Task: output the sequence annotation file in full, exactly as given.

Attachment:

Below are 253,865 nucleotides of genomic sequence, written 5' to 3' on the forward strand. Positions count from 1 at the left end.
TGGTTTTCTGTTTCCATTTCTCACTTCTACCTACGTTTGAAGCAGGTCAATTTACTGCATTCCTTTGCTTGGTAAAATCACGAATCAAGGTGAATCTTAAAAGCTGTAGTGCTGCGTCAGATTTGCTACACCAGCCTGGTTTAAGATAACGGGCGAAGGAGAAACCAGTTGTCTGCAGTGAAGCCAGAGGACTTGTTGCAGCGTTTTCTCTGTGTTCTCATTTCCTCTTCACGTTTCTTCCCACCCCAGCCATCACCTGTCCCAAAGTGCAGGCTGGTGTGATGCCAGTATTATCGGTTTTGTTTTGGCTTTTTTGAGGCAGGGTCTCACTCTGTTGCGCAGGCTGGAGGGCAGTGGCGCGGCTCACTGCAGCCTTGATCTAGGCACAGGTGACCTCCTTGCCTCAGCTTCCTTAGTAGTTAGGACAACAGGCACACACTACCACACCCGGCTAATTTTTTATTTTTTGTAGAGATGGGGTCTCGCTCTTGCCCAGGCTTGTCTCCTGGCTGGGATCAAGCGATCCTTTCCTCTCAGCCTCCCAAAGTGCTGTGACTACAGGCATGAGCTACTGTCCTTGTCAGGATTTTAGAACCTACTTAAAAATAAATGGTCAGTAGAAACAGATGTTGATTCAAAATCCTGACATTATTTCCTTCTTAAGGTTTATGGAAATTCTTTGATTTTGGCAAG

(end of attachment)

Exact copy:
Below are 253,865 nucleotides of genomic sequence, written 5' to 3' on the forward strand. Positions count from 1 at the left end.
TGGTTTTCTGTTTCCATTTCTCACTTCTACCTACGTTTGAAGCAGGTCAATTTACTGCATTCCTTTGCTTGGTAAAATCACGAATCAAGGTGAATCTTAAAAGCTGTAGTGCTGCGTCAGATTTGCTACACCAGCCTGGTTTAAGATAACGGGCGAAGGAGAAACCAGTTGTCTGCAGTGAAGCCAGAGGACTTGTTGCAGCGTTTTCTCTGTGTTCTCATTTCCTCTTCACGTTTCTTCCCACCCCAGCCATCACCTGTCCCAAAGTGCAGGCTGGTGTGATGCCAGTATTATCGGTTTTGTTTTGGCTTTTTTGAGGCAGGGTCTCACTCTGTTGCGCAGGCTGGAGGGCAGTGGCGCGGCTCACTGCAGCCTTGATCTAGGCACAGGTGACCTCCTTGCCTCAGCTTCCTTAGTAGTTAGGACAACAGGCACACACTACCACACCCGGCTAATTTTTTATTTTTTGTAGAGATGGGGTCTCGCTCTTGCCCAGGCTTGTCTCCTGGCTGGGATCAAGCGATCCTTTCCTCTCAGCCTCCCAAAGTGCTGTGACTACAGGCATGAGCTACTGTCCTTGTCAGGATTTTAGAACCTACTTAAAAATAAATGGTCAGTAGAAACAGATGTTGATTCAAAATCCTGACATTATTTCCTTCTTAAGGTTTATGGAAATTCTTTGATTTTGGCAAG